The biophysical processes controlling the South-East Madagascar Bloom

Doctoral Thesis


Permanent link to this Item
Journal Title
Link to Journal
Journal ISSN
Volume Title

University of Cape Town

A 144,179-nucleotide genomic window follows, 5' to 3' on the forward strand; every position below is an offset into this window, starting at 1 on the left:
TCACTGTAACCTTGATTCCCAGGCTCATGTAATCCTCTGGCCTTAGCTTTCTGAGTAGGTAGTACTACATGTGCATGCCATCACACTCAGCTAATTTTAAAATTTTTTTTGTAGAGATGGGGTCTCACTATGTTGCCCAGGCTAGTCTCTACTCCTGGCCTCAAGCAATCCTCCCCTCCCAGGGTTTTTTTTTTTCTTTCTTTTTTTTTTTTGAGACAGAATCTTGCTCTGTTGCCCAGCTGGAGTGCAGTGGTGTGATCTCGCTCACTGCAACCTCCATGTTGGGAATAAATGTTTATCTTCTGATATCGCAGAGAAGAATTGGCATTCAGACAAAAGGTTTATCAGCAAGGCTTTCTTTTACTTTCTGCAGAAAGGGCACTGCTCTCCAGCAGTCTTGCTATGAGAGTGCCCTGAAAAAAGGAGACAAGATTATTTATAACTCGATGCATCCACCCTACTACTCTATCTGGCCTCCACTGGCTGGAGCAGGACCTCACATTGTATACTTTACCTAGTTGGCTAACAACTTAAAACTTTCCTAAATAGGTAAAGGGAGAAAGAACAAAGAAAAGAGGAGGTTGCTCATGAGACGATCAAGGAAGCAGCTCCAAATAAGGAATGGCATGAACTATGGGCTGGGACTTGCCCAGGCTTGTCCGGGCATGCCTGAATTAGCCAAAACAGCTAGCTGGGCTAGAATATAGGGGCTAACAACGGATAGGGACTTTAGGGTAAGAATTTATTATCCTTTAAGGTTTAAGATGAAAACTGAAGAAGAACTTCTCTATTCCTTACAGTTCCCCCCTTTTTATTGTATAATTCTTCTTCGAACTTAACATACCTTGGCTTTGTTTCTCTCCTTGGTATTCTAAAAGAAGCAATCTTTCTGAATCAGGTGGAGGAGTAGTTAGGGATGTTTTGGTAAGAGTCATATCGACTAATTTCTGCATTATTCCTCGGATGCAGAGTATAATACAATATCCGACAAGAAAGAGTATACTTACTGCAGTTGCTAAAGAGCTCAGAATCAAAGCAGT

Phytoplankton blooms are ecological hotspots in the ocean, and are fundamental to the biogeochemical cycling of elements, the storage of carbon and the ability to regulate the atmospheric carbon dioxide; and the life in the ocean. The South-East Madagascar Bloom, one of the largest blooms in the global ocean, coexists with the poleward flowing South-East Madagascar Current (SEMC), the eastward flowing South Indian Ocean Countercurrent (SICC) as well as westward-propagating surface and subsurface-intensified eddies. This austral summer bloom extends largely towards the open ocean, from the Madagascan coasts up to ~65°E and it exhibits an intriguing interannual variability. A variety of observational datasets as well as a high resolution coupled physical-biogeochemical model, based on CROCOPISCES, are used to explore the biophysical processes associated with the bloom and these westward-propagating eddies. Based on historical observational data, the bloom is shown to occur in a region of shallow mixed layer, with the surface layer exhibiting lower salinity, a possible signature of the coastal poleward flowing SEMC waters. The testing of various hypotheses revealed a dampening of the coastal current-driven upwelling south-east of Madagascar during bloom months. A dipole mesoscale feature is also prevalent close to the Madagascan coast during the bloom, from which a new hypothesis emerges. This new hypothesis states that the region south/south-east of Madagascar, influenced by local mesoscale turbulence, acts as a gate for the SEMC to flow either towards the African continent, or into the bloom region through an early retroflection, hence fertilizing the bloom. The model produces a sporadic enhancement of chlorophyll-a in the subsurface levels, associated with a low-salinity surface signature. The mean local circulation associated with the simulated bloom also reveals a dipole structure, as in observed datasets. Nitrate from subsurface levels (upwelling) as well as from the Madagascan coast (advection) is shown to influence the simulated bloom. A Lagrangian experiment shows dispersion of higher percentages of particles in the bloom region during bloom years and south of Madagascar during non-bloom years. Mesoscale eddies, originating close to Australia and which propagate westward towards southern Africa, can potentially impact the South-East Madagascar Bloom. In this study, a vast majority of these features have been shown to be subsurface-intensified eddies. A co-located eddy tracking dataset with Argo profiling floats are used to devise a subsurface-eddy identification method, which is based on the steric dynamic height anomaly of a specific eddy. Adding to the `eddy-zoo', these eddies are termed `SIDDIES' (South Indian ocean eDDIES), occurring as surface (surfSIDDIES) and subsurface (subSIDDIES) features. They travel along the latitudinal band range of 15°S to 35°S which we name the ‘SIDDIES corridor’. Advecting warm and fresh water during their propagation, cyclonic (anticyclonic) subSIDDIES contribute about 58% (32%) of the total eddy-heat flux in the South Indian Ocean. Anticyclonic subSIDDIES have also been found to be the sole, high-saline water eddy-conveyor towards the western South Indian Ocean. These eddies could also possibly transport nutrients throughout their journey, impacting the biogeochemistry of the ocean near Madagascar.